AUSTRAC Halts Two Crypto Exchanges for Organized Crime Investigation (AUSCOIN ATM and SK BTC)
AUSTRAC, the financial intelligence agency of Australia recently suspended two crypto businesses on the grounds of their alleged links to an organized crime syndicate. The shutdown of these exchanges followed the arrest of a Melbourne man aged 27-years old on the charges of drug trafficking offenses by the Australian Federal Police on Thursday.
The suspension of the crypto exchanges as part of an organized crime syndicate led to the arrest during the second phase of the investigation. Already, there have been changes laid against two individuals.
Australian publication, itnews reported that the AFP officers have executed search warrants in the Melbourne suburbs of Bulleen, Templestowe Lower, and Malvern. The police are seizing not only the cryptocurrency related items but also the Australian currency along with steroids.
Suspension & Arrest
The police allege the man has been playing the key role in directing the operations of the criminal syndicate. The man in question, “used various dark net sites, bitcoin accounts and legitimate business for the sourcing, payment and distribution of the illicit drugs”.
Subsequently, AUSTRAC pulled the registration of “two digital currency exchange business.” Here, Australian Federal Police said the man arrested has been a key member whose arrest made it possible to remove the “ability to continue to conduct business.”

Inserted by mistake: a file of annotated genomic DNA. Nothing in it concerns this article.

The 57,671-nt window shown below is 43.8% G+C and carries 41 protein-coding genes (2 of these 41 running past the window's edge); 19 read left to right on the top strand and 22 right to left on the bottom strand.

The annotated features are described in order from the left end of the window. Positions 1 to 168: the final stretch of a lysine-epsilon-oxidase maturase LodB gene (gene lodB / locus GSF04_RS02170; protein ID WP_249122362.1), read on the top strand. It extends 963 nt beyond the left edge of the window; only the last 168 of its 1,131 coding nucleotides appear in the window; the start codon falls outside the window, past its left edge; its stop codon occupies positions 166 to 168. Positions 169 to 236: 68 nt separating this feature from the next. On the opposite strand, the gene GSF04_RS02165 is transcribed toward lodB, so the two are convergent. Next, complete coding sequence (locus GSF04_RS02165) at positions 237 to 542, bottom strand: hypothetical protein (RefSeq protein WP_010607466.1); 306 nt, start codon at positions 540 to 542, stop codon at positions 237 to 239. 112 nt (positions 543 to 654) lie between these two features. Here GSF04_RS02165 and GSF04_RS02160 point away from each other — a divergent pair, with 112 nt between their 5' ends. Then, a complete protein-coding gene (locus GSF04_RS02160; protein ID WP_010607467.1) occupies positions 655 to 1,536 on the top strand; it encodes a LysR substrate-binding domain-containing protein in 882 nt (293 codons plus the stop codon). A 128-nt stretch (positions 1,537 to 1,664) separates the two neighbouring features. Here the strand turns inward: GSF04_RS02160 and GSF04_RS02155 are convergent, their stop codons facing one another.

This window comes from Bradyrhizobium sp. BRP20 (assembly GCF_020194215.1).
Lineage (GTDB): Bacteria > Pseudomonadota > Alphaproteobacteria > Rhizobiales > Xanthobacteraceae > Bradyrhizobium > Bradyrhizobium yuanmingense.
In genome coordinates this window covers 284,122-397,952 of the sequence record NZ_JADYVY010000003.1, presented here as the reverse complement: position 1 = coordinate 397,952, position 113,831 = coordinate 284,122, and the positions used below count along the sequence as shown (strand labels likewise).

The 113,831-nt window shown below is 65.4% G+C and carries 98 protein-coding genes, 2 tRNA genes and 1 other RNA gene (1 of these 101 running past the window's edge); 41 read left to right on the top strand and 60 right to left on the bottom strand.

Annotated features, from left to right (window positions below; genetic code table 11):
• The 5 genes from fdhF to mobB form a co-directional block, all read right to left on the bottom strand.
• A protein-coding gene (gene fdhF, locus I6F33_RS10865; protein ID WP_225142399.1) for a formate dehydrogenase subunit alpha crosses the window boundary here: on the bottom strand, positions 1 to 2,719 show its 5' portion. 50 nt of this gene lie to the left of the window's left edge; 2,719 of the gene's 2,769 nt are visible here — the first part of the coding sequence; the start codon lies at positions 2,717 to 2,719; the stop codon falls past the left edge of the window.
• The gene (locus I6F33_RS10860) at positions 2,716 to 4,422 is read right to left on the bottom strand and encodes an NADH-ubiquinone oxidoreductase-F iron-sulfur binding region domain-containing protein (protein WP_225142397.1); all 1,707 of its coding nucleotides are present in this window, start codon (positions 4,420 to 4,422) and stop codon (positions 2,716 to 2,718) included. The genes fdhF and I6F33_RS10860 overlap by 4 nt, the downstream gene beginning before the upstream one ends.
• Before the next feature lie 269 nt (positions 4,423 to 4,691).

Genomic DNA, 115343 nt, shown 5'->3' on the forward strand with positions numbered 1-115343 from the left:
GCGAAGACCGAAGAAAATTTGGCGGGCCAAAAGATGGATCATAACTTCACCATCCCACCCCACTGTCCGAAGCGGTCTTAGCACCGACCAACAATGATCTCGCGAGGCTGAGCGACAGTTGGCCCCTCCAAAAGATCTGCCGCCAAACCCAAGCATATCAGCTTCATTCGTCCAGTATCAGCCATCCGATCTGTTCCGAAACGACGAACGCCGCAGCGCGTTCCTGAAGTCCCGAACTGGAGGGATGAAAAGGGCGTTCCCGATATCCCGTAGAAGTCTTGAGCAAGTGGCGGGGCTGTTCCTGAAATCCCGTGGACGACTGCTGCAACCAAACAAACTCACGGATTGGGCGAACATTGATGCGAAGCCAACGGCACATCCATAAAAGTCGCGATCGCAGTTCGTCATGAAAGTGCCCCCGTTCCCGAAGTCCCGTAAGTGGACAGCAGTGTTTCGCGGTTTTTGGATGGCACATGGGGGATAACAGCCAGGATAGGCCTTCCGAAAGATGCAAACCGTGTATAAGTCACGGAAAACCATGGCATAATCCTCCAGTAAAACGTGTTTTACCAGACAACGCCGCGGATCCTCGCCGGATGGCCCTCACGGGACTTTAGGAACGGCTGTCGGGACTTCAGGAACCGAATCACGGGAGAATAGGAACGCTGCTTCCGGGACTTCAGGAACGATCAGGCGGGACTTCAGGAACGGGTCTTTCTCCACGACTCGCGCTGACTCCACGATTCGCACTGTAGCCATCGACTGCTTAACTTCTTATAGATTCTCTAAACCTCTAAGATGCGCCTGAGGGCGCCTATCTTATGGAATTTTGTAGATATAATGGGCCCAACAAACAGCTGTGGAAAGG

“AUSTRAC’s role is to deter and disrupt criminal exploitation of Australia’s financial system and we take swift action where there is a reasonable risk of compromise,” said Dr. Nathan Newman, the regulatory operations national manager.
He further said AUSTRAC’s “decision to suspend the registration of the two business means they can no longer lawfully operate”.
At the end of 2017, legislation has been passed that gave AUSTRAC the authority to monitor the local cryptocurrency exchanges through Anti-Money Laundering and Counter-Terrorism Financing Amendment Bill 2017 that applies to financial institutions that deal in fiat currency like banks as well.
The bill introduced in August to combat the threat of financial crime was the first time regulating the country's digital asset sector.
This involves registering with the agency, verification of the customer's’ identity, keeping the records for seven years, and reporting any “suspicious” transactions that further involves those that are more than $10,000.